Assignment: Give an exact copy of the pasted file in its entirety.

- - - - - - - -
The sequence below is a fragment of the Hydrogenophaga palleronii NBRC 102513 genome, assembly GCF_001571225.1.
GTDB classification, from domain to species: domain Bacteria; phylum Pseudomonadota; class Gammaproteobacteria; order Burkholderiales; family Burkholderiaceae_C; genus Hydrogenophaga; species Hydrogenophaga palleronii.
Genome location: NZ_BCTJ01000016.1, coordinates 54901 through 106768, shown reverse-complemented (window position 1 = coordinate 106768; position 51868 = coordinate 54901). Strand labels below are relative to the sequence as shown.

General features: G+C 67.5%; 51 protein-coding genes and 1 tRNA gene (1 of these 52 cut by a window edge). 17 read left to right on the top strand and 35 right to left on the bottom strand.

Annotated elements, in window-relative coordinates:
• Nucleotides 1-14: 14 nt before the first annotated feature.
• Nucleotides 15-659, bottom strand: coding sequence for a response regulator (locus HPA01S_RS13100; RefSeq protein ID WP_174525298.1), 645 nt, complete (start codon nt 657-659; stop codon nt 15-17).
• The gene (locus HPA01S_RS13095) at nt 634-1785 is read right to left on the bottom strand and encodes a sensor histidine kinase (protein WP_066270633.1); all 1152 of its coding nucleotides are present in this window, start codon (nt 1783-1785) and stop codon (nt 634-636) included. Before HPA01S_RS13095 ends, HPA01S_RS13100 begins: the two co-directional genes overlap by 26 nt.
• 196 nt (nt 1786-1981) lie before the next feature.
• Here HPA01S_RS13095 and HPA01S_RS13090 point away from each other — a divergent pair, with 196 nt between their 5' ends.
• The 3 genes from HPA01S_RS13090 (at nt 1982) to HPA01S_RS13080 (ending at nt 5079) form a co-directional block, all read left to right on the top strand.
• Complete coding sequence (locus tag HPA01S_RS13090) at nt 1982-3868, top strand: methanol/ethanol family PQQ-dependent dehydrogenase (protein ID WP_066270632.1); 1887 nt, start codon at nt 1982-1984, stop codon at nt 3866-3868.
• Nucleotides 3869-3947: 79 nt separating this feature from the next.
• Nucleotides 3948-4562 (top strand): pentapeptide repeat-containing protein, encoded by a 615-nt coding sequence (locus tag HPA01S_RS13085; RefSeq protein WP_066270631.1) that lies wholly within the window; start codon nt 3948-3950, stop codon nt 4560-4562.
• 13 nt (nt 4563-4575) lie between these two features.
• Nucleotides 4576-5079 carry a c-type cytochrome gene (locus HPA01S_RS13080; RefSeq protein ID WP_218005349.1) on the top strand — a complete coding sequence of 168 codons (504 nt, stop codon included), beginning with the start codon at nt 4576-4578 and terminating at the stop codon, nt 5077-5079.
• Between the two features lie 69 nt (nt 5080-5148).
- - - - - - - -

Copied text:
The sequence below is a fragment of the Hydrogenophaga palleronii NBRC 102513 genome, assembly GCF_001571225.1.
GTDB classification, from domain to species: domain Bacteria; phylum Pseudomonadota; class Gammaproteobacteria; order Burkholderiales; family Burkholderiaceae_C; genus Hydrogenophaga; species Hydrogenophaga palleronii.
Genome location: NZ_BCTJ01000016.1, coordinates 54901 through 106768, shown reverse-complemented (window position 1 = coordinate 106768; position 51868 = coordinate 54901). Strand labels below are relative to the sequence as shown.

General features: G+C 67.5%; 51 protein-coding genes and 1 tRNA gene (1 of these 52 cut by a window edge). 17 read left to right on the top strand and 35 right to left on the bottom strand.

Annotated elements, in window-relative coordinates:
• Nucleotides 1-14: 14 nt before the first annotated feature.
• Nucleotides 15-659, bottom strand: coding sequence for a response regulator (locus HPA01S_RS13100; RefSeq protein ID WP_174525298.1), 645 nt, complete (start codon nt 657-659; stop codon nt 15-17).
• The gene (locus HPA01S_RS13095) at nt 634-1785 is read right to left on the bottom strand and encodes a sensor histidine kinase (protein WP_066270633.1); all 1152 of its coding nucleotides are present in this window, start codon (nt 1783-1785) and stop codon (nt 634-636) included. Before HPA01S_RS13095 ends, HPA01S_RS13100 begins: the two co-directional genes overlap by 26 nt.
• 196 nt (nt 1786-1981) lie before the next feature.
• Here HPA01S_RS13095 and HPA01S_RS13090 point away from each other — a divergent pair, with 196 nt between their 5' ends.
• The 3 genes from HPA01S_RS13090 (at nt 1982) to HPA01S_RS13080 (ending at nt 5079) form a co-directional block, all read left to right on the top strand.
• Complete coding sequence (locus tag HPA01S_RS13090) at nt 1982-3868, top strand: methanol/ethanol family PQQ-dependent dehydrogenase (protein ID WP_066270632.1); 1887 nt, start codon at nt 1982-1984, stop codon at nt 3866-3868.
• Nucleotides 3869-3947: 79 nt separating this feature from the next.
• Nucleotides 3948-4562 (top strand): pentapeptide repeat-containing protein, encoded by a 615-nt coding sequence (locus tag HPA01S_RS13085; RefSeq protein WP_066270631.1) that lies wholly within the window; start codon nt 3948-3950, stop codon nt 4560-4562.
• 13 nt (nt 4563-4575) lie between these two features.
• Nucleotides 4576-5079 carry a c-type cytochrome gene (locus HPA01S_RS13080; RefSeq protein ID WP_218005349.1) on the top strand — a complete coding sequence of 168 codons (504 nt, stop codon included), beginning with the start codon at nt 4576-4578 and terminating at the stop codon, nt 5077-5079.
• Between the two features lie 69 nt (nt 5080-5148).